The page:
Lesbian Prom Update: Constance McMillen's Rights Violated, But School Doesn't Have to Hold Prom
It's a victory for McMillen, albeit a small one, who in Dec. 2009 asked that the school board allow her to bring a same-sex date to her senior prom despite the previous ban on same-sex prom dates. After a school memo was sent out Feb. 5 outlining restrictions on prom dates, McMillen's second request was denied, prompting the ACLU to send a letter to the district demanding that they allow McMillen to attend with her partner.
The school board responded by canceling the prom.
U.S. District Judge Glen H. Davidson recognized that McMillen has been openly gay since she was in the eighth grade and that she intended to communicate a message by wearing a tuxedo and escorting a same-sex date.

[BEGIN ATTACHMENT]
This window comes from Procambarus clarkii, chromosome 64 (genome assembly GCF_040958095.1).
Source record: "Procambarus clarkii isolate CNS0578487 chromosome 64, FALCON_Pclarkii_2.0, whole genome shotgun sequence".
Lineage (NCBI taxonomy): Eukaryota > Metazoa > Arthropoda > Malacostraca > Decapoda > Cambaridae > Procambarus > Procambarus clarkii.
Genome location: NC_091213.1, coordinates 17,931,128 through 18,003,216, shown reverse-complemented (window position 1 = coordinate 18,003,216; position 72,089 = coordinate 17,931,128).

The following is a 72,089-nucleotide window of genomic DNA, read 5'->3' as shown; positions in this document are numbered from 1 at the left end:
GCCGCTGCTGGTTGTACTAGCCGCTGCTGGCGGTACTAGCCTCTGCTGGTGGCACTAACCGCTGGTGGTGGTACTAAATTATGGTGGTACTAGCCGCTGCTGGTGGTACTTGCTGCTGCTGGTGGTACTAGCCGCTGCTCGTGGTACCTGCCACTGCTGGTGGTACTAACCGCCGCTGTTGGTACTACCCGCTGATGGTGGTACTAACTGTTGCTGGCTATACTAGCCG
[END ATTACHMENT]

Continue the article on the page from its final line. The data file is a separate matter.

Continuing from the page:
"The court finds this expression and communication falls squarely within the purview of the First Amendment," Davidson said.
But Davidson did not grant the ACLU's request to force the school district to reinstate the April 2 dance because a private prom parents are planning will serve the same purpose as a school-sponsored one.
He wrote that "requiring defendants to step back into a sponsorship role at this late date would only confuse and confound the community on the issue."
McMillen hasn't decided whether she will attend the privately sponsored prom because of the reaction from her classmates.
"My nerves are shot," she said. "I'm going to school [Wednesday] and will get a feel of how everybody feels about me. That will help me make my decision."
MORE ON CRIMESIDER
March 23, 2010 - Lesbian Prom Update: We'd Been Thinking of Canceling the Prom For, Like, a Million Non-Lesbian Reasons, Says School Board
March 11, 2010 - Constance McMillen Wanted to Take Her Girlfriend to the Prom, So the School Board Canceled it